Meta-analyses of antidepressant medications have reported only modest benefits over placebo treatment, and when unpublished trial data are included, the benefit falls below accepted criteria for clinical significance….   Drug–placebo differences in antidepressant efficacy increase as a function of baseline severity, but are relatively small even for severely depressed patients. The relationship between initial severity and antidepressant efficacy is attributable to decreased responsiveness to placebo among very severely depressed patients, rather than to increased responsiveness to medication.”

How’s that for EVIDENCE-BASED MEDICINE?  Am I the only one who finds it appalling that one of the biggest and most lucrative segments of the DRUG INDUSTRY is built on lies and outright fraud?  The good news is that there are things you can do to help heal your brain.   The starting point is to realize that your GUT ACTS AS A SECOND BRAIN, and that there is an intimate relationship between your health and your MICROBIOME (the type and number of bacteria living inside of you).  Anything that throws these ratios of bacteria off (ANTIBIOTICS, MEDICATIONS IN GENERAL, or even TOO MANY VITAMINS OR PROBIOTICS) can foul the Microbiome, leaving one susceptible to any number of health problems, as 80% OF YOUR ENTIRE IMMUNE SYSTEM is found in the Gut.  This is why GUT HEALTH is imperative as far as overall health is concerned (HERE).

One of the things we already know from the peer-reviewed research is that people with Depression typically have issues with their Microbiome (HERE).  But it doesn’t stop there.  Any number of forms of stress, including Separation from one’s mother, are also known to cause problems in this area (Maternal Separation as a Model of Brain-Gut Axis Dysfunction).

This Irish study, performed at the Alimentary Pharmabiotic Centre of the University College Cork, concluded that, “Early life stress has been implicated in many psychiatric disorders ranging from depression to anxiety.  Essential aspects of the brain-gut axis include spinal pathways, the hypothalamic pituitary adrenal axis, the immune system, as well as the enteric microbiota. Accumulating evidence suggest that stress, especially in early life, is a predisposing factor to IBS. The separated individual is characterised by alterations of the intestinal barrier function, altered balance in enteric microflora, exaggerated stress response and visceral hypersensitivity, which are all evident in IBS.; Thus, maternally separated animals are an excellent model of brain-gut axis dysfunction for the study of disorders such as IBS and for the development of novel therapeutic interventions.”  In other words, stressful events that occur in the very young, can foul the Microbiome (enteric microflora) causing problems such as IBS, Hypersensitivity Reactions (GLUTEN could certainly fall into this category), LEAKY GUT SYNDROME (altered intestinal barrier function), ADRENAL FATIGUE, DIABETES, and HYPOTHALAMUS DYSFUNCTION.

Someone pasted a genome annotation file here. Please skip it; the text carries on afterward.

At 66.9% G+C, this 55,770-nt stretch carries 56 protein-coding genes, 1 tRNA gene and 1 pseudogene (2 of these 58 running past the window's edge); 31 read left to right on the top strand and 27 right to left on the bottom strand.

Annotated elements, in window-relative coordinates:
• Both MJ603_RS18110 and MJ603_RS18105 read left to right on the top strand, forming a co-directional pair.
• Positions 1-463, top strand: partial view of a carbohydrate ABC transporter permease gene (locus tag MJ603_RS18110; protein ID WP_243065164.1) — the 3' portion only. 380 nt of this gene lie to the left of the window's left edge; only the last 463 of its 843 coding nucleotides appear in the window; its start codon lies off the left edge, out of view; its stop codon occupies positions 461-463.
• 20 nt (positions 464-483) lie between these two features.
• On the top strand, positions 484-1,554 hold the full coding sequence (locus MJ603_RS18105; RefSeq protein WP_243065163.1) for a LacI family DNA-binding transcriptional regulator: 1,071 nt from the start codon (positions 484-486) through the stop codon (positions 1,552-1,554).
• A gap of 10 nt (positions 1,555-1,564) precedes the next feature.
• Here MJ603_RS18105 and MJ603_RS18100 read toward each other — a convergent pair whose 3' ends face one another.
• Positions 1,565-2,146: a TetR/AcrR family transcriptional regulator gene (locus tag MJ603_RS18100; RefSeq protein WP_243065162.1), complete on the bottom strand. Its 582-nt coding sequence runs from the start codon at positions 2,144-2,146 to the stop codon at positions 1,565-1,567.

A study from the March, 2011 issue of Brain, Behavior, and Immunity (Exposure to a Social Stressor Alters the Structure of the Intestinal Microbiota: Implications for Stressor-Induced Immunomodulation) revealed a similar link later in life.  Some of the things we learned from this study include…

  • WE ARE FULL OF BACTERIA:  The bodies of most animals are populated by highly complex and genetically diverse communities of microorganisms. The majority of these microbes reside within the intestines in largely stable but dynamically interactive communities that positively interact with their host.